Though many people might think that board games are a relatively modern phenomenon, the likes of Trouble (1965) and The Game of Life (1960) were actually preceded by years and years of table-based entertainment, flung as far and wide as Egypt, India, and ancient China. A brief glimpse into this long and storied history is provided by the Grolier Club in New York and their exhibition The Royal Game of the Goose: Four Hundred Years of Printed Board Games. Curated by Adrian Seville, this exhibit interrogates the many different forms of “The Game of the Goose”—one of the first modern-style board games—between the 17th century and the present day.
In predynastic tombs in Egypt that date back to 5,500 years ago, a game called senet was found, making it the oldest known board game ever. Successful senet players were thought to be protected by the gods, and the game was placed in their burial chambers for luck. A thousand years later, the royal game of Ur was played, and then discovered in tombs in Iraq by British archaeologists with tablets containing such detailed rules that the game can be replayed today. The game “Go” was mentioned in Chinese writings as early as the 4th century BC, and Pachisi—now Americanized and commercially sold as Parcheesi—may be a variant of Ashtāpada, a game that the Buddha famously refused to play in the 5th or 6th century BC. The viking game Hnefatafl was mentioned by medieval sagas as early as 400 CE, and played until the 1200s. Chess was modified to its modern version in Iberia by the 15th century. As early as we had civilization, we had games.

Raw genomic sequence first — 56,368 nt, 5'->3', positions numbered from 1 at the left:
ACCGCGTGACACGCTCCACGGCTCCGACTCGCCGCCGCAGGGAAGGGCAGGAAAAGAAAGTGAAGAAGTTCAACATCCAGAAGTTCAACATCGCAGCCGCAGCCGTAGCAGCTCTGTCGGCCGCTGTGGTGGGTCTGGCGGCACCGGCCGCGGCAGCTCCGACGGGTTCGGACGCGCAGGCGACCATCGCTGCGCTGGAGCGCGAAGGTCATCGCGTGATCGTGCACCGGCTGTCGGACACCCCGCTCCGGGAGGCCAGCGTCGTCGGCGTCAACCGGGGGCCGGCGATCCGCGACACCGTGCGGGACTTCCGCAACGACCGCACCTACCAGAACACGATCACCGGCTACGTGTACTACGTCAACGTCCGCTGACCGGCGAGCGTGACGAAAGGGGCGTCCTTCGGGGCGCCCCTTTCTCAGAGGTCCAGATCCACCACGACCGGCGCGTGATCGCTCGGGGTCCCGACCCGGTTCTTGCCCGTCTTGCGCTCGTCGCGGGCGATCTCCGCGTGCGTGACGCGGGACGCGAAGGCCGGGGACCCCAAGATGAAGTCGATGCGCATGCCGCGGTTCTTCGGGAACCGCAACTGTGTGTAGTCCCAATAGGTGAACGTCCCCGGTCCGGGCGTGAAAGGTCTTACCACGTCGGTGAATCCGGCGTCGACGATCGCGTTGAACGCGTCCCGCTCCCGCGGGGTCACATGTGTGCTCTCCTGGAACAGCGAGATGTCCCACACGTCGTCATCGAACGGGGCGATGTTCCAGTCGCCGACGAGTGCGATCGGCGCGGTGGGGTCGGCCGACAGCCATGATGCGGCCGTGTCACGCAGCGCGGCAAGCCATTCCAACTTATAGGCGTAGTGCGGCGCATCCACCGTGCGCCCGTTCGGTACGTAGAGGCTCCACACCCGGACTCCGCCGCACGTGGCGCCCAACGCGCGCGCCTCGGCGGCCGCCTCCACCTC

The Royal Game of Ur, via the British Museum
The Game of the Goose, the focus of Seville’s exhibit, was first recorded when Francesco dei Medici sent a copy to King Philip II of Spain in the late 1500s to wide praise. Since then, it has flourished in one form or another, and Seville’s collection includes copies that span from Germany to England to Canada. The appeal of the exhibit, however, is not just for history buffs. The main draw of the exhibit is the vast collection of boards, all presenting visually striking takes on the same basic concept. While certain game boards do present the eponymous goose, others wind their spaces around a snake, or fill them in with pictures of architecture or other amusements. They resemble illuminated manuscripts from the medieval era, or old illustrated children’s books; it’s hard to recognize that they’re all for the same game. Like senet’s tie to the afterlife or the way Go dealt with war, Goose said a lot about the society it was created in: the goose represented purity and luck, while the number of spaces (63) was meant to indicate tranquility and wisdom at the end of a life.
This continuity is even more apparent with a brief look at the rules of Goose: there’s one track with a varied number of steps, and the players each roll a die in an attempt to reach the end first. Sound familiar? It’s been a template for board games up until the modern day. Perhaps you remember the bright colors of Candy Land (1949) or the devious pathways of Chutes and Ladders (1943) from your childhood, or maybe you’ve gotten heated over a game of Sorry! (1929) one too many times. These modern amusements deviate in name and detail, but the boards are as winding and elaborate as those of Goose in 1640—and 1784, or 1820, or 1900.
In 1934 the game became a promotional maneuver for Coca-Cola, and in 1953 it warned of the ridiculous nature of Italian elections. By investigating the inspirations behind these games and their rules, we can learn a lot about the social climate of where and when they originated. Could the same not be said for us now? In 200 years a historian could discover the Target™ edition of Monopoly (1935) and display it proudly. Sure, it won’t protect us after we die, but it might tell that guy something about what we valued.
See “The Royal Game of the Goose: Four Hundred Years of Printed Board Games” at the Grolier Club in New York until May 14.
Header and additional photos by Claire Voon.